Certain habitats underrepresented in protected areas

Protected areas are among the most effective means of conserving biological diversity. However, as a study shows, some habitats are underrepresented among the world’s protected areas. Accordingly, for example, areas with high temperatures and low precipitation are underrepresented in the protected areas. According to the researchers, the deep sea and sea areas with increased salinity should also receive more attention when designating new protected areas.

Protected areas are important for the preservation of species. They ensure that many animals and plants do not lose their habitat and thus also serve to protect endangered species and safeguard biological diversity. The scope of the global network of protected areas is constantly increasing. “From a nature conservation point of view, this is fundamentally gratifying. But an uncoordinated growth of protected areas worldwide can lead to a waste of resources if care is not taken to protect as many different species communities or environmental conditions as possible,” says Christian Hof from the Technical University of Munich.

200,000 protected areas examined

A research team headed by Hof has now investigated whether there are environmental conditions that are underrepresented in existing protected areas. To do this, they evaluated the current network of protected areas in the world with regard to biophysical conditions. In total, just over 200,000 protected areas were considered in the study, most of which are on land, but some are also in coastal areas and in the sea. For their study, the scientists divided the earth’s surface into a total of almost 600 million cells and looked for each cell to see whether it belongs to a protected area or not.

If the boundary of a protected area ran through a cell, it was calculated proportionately. In this way, the scientists determined which areas are protected and how well. They then assigned their biophysical conditions to the cells. On land, these were the annual averages of temperature, precipitation and height above sea level. For the marine protected areas, they took the depth and the annual average of the temperature and salinity at the surface as a reference. In this way, the team was ultimately able to calculate which environmental conditions occur in protected areas and how often.

Gaps in hot and dry habitats

The result shows that areas with high temperatures and low precipitation are particularly underrepresented in the world’s protected areas. “According to our study, conditions such as those prevailing in the Sahara or on the Arabian Peninsula have so far been little protected,” says lead author Mathias Biber, also from the Technical University of Munich. According to the study, however, the different altitudes were fairly evenly represented. Only areas above 4,000 meters are not protected enough in relation to their occurrence.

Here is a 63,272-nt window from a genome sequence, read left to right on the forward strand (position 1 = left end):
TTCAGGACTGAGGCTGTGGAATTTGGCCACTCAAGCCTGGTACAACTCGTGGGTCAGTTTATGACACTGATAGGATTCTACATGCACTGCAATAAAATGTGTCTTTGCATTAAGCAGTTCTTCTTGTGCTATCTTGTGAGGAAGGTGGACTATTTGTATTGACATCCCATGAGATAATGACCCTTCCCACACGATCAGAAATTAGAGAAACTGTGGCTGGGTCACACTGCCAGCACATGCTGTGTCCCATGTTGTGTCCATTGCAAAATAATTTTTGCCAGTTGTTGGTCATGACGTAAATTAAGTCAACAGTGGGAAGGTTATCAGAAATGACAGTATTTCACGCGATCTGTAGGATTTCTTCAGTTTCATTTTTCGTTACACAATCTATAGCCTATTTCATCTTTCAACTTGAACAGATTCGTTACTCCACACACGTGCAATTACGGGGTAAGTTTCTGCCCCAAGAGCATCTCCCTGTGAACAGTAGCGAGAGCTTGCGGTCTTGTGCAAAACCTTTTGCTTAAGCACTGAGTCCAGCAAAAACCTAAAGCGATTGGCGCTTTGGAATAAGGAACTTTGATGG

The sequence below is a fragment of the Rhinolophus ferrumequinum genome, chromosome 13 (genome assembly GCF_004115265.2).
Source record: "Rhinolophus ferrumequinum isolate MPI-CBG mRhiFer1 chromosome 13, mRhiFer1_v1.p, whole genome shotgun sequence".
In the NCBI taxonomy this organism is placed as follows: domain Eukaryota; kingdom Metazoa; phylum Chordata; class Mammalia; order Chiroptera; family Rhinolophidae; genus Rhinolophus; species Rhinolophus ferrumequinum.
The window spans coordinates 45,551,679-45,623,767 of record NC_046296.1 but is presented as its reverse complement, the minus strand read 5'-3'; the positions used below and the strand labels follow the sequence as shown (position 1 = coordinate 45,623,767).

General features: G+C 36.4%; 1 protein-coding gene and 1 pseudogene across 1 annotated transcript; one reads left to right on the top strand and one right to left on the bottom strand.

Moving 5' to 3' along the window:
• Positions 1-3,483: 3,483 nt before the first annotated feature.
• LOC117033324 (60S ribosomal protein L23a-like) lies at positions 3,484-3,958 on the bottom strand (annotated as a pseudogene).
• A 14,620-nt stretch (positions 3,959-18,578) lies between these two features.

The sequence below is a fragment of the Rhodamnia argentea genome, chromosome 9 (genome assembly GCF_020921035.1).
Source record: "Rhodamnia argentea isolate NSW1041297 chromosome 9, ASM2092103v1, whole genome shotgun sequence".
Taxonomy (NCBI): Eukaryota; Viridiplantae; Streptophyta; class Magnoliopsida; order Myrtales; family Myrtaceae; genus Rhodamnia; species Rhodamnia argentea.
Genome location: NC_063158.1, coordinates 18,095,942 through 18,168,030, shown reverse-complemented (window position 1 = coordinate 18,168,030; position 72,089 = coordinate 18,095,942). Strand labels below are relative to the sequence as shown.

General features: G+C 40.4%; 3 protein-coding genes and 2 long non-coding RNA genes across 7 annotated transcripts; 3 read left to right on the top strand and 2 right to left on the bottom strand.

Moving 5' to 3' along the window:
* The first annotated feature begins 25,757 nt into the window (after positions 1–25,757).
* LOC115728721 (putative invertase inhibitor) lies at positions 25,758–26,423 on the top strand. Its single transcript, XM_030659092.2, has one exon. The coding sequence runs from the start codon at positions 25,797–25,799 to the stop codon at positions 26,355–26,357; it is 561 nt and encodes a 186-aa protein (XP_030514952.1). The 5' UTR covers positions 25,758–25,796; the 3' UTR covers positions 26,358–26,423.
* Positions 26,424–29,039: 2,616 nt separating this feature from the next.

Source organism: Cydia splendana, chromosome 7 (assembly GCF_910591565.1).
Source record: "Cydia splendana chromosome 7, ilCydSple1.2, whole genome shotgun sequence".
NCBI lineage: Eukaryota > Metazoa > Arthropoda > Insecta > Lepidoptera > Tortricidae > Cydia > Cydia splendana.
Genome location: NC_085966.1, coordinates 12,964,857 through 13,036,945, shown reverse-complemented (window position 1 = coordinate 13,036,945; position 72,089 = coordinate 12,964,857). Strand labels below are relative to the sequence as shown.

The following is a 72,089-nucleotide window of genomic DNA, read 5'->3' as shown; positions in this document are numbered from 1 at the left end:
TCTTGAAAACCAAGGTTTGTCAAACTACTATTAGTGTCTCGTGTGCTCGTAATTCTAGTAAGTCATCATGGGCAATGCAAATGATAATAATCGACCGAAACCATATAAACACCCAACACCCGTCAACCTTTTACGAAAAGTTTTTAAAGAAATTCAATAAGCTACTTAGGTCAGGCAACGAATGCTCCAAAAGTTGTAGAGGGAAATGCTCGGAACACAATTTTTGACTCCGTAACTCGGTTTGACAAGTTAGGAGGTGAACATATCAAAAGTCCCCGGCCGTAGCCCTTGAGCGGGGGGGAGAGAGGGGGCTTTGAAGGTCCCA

Since there are not as many marine protected areas compared to the total oceanic area, the numbers here were not as clear as for terrestrial habitats. However, the scientists found that areas with medium and particularly high salinity and the deep sea are underrepresented in protected areas. “We still know far too little about the biological diversity of the deep sea. Since our study now shows a lack of protection of this habitat, this means that a largely unexplored habitat could also be lost through human use or harmful effects,” says Biber.

Network of protected areas for optimum diversity

“The design of protected area networks is of the utmost importance for the preservation of biological diversity,” explains Hof. “Because we sometimes do not even know which species we have not yet discovered in areas such as the deep sea or in the desert and how these and other species will react to climate change, it is important that we do not just protect some areas with high biodiversity . Rather, we should build a network of protected areas that is as resilient as possible, which will continue to offer a refuge for all possible environmental conditions and thus all potential habitats in the future.”

According to the researchers, the study offers a good insight into the current situation of the world’s nature reserves. The findings could also help to better prioritize the choice of new protected areas, which the scientists hope will lead to the development of an efficient and well-coordinated network of protected habitats.

Source: Technical University of Munich, specialist article: Conservation Biology, doi: 10.1111/cobi.13822


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